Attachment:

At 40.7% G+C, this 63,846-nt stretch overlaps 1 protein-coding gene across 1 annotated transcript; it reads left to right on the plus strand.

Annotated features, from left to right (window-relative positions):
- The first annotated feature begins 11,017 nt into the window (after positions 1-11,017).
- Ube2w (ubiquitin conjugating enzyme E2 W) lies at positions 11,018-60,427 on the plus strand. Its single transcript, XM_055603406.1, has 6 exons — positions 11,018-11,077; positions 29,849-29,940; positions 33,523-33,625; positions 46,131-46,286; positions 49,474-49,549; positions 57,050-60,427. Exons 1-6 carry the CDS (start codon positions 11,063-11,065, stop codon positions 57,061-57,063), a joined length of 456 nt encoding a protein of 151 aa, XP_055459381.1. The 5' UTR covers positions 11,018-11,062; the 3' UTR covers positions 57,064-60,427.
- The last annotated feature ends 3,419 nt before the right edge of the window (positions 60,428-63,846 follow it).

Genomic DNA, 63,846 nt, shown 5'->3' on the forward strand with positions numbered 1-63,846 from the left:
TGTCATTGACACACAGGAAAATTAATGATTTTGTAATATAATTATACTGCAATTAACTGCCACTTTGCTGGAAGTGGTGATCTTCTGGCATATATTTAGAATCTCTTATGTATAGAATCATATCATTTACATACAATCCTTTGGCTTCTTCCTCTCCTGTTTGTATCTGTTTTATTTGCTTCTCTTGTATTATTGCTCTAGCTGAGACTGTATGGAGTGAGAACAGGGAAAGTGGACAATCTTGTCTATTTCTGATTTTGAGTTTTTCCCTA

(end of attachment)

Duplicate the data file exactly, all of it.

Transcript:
At 40.7% G+C, this 63,846-nt stretch overlaps 1 protein-coding gene across 1 annotated transcript; it reads left to right on the plus strand.

Annotated features, from left to right (window-relative positions):
- The first annotated feature begins 11,017 nt into the window (after positions 1-11,017).
- Ube2w (ubiquitin conjugating enzyme E2 W) lies at positions 11,018-60,427 on the plus strand. Its single transcript, XM_055603406.1, has 6 exons — positions 11,018-11,077; positions 29,849-29,940; positions 33,523-33,625; positions 46,131-46,286; positions 49,474-49,549; positions 57,050-60,427. Exons 1-6 carry the CDS (start codon positions 11,063-11,065, stop codon positions 57,061-57,063), a joined length of 456 nt encoding a protein of 151 aa, XP_055459381.1. The 5' UTR covers positions 11,018-11,062; the 3' UTR covers positions 57,064-60,427.
- The last annotated feature ends 3,419 nt before the right edge of the window (positions 60,428-63,846 follow it).

Genomic DNA, 63,846 nt, shown 5'->3' on the forward strand with positions numbered 1-63,846 from the left:
TGTCATTGACACACAGGAAAATTAATGATTTTGTAATATAATTATACTGCAATTAACTGCCACTTTGCTGGAAGTGGTGATCTTCTGGCATATATTTAGAATCTCTTATGTATAGAATCATATCATTTACATACAATCCTTTGGCTTCTTCCTCTCCTGTTTGTATCTGTTTTATTTGCTTCTCTTGTATTATTGCTCTAGCTGAGACTGTATGGAGTGAGAACAGGGAAAGTGGACAATCTTGTCTATTTCTGATTTTGAGTTTTTCCCTA